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How to Stop Dogs From Digging in Flower Beds

By S.F. Heron ; Updated September 21, 2017

Fido has decided to expend his energy digging up your flower beds. Dogs exhibit this natural behavior for exercise, to bury toys or bones and to create a cool spot in the soil for resting. Curbing this instinct to dig can be difficult for dog owners. It's often necessary to find a happy medium between letting your dog dig and protecting your landscape investment. Altering your landscape and garden beds can deter a dog from digging in flower beds and ruining your garden.

To minimize your dog's opportunities for unrestrained digging, avoid leaving it unsupervised in the yard near a flower bed.

Place large rocks in any spaces between plantings and inside any favorite digging holes. Aim to eliminate the available surface area of the garden to reduce digging space. Pile bricks in a hole and cover with dirt to discourage digging the next time the dog visits the flower bed.

Make the flower bed areas as uncomfortable as possible for the dog by placing a 2-inch layer of gravel throughout the garden. Gravel can be used in place of mulch as a permanent landscape solution. Gravel mulch helps reduce weeds and keep soil temperatures lower just as well as regular pine bark mulch.

Install a low-lying sectional fence around the perimeter of the flower bed. Sometimes simply making things a little harder for the dog will discourage digging.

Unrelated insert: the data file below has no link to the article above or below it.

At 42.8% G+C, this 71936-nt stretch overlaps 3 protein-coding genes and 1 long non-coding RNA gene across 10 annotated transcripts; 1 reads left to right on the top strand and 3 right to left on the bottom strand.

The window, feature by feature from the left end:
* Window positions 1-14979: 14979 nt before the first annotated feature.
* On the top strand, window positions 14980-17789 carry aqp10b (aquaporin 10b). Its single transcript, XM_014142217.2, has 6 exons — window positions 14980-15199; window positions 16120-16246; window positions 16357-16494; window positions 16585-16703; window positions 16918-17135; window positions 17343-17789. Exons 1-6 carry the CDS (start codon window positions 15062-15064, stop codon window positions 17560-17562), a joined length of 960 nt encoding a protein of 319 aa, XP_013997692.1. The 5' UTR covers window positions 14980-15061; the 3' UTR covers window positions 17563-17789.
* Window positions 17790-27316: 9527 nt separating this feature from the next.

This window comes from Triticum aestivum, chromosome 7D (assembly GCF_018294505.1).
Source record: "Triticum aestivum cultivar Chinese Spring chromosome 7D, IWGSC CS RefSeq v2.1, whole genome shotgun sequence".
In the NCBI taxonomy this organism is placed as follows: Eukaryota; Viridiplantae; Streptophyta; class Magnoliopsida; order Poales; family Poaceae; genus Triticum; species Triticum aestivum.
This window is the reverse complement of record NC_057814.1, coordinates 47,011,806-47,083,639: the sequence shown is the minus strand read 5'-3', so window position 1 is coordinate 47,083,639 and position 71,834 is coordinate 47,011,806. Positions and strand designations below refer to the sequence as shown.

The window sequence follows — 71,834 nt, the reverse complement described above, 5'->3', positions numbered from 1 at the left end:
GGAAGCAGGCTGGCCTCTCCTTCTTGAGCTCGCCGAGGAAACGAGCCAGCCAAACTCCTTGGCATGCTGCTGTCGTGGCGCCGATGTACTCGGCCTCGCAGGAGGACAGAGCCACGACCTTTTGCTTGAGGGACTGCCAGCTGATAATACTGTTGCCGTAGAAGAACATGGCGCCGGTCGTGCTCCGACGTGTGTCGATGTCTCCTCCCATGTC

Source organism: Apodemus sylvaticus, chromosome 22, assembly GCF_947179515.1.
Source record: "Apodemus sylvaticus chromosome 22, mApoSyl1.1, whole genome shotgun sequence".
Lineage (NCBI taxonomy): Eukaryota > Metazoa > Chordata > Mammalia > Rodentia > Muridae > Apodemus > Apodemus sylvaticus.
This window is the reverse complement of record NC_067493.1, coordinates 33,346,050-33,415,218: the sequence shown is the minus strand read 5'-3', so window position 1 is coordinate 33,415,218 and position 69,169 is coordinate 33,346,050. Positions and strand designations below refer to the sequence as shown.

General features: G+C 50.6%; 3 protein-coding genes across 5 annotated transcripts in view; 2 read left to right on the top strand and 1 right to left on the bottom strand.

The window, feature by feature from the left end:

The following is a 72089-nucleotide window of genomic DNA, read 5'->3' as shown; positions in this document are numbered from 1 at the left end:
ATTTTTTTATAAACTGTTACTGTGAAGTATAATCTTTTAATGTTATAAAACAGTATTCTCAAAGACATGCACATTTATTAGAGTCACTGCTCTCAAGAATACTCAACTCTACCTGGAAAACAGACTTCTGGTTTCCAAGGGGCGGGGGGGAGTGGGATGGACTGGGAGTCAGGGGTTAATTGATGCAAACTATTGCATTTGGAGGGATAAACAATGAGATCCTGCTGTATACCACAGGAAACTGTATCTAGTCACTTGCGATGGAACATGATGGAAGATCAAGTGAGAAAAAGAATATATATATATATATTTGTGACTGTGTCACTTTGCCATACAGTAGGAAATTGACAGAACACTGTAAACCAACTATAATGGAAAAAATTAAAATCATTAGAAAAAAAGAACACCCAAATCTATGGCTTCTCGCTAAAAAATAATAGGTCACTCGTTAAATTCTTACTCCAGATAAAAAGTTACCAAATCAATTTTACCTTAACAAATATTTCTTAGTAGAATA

Cut and place sections of chicken wire 2 to 3 inches beneath the garden soil. Dogs can't dig through metal, and an successful digging attempt may help prevent further incidents.

Save clippings from rosebushes, holly and other thorny plants. Sprinkle these clippings around the open sections of the garden bed. Tender dog paws won't stay in your garden long after stepping on a thorn. Make sure you wear protective shoes when working in the garden.

Provide another activity for the dog—such as a Kong dog toy filled with dog chow—or create a space in the yard where it's okay for the dog to dig. Paw-Rescue.org maintains that some dogs dig out of boredom; new toys and the fun of playing fetch may refocus the dog's attention away from digging.

Fill empty 2-liter plastic soda bottles with water and pull off the labels. Place them at various spots throughout the garden, laying them sideways for best results.


Things You Will Need

  • Rocks
  • Bricks
  • Gravel
  • Garden fencing (low sectional variety)
  • Dog toys
  • Empty 2-liter soda bottles
  • Water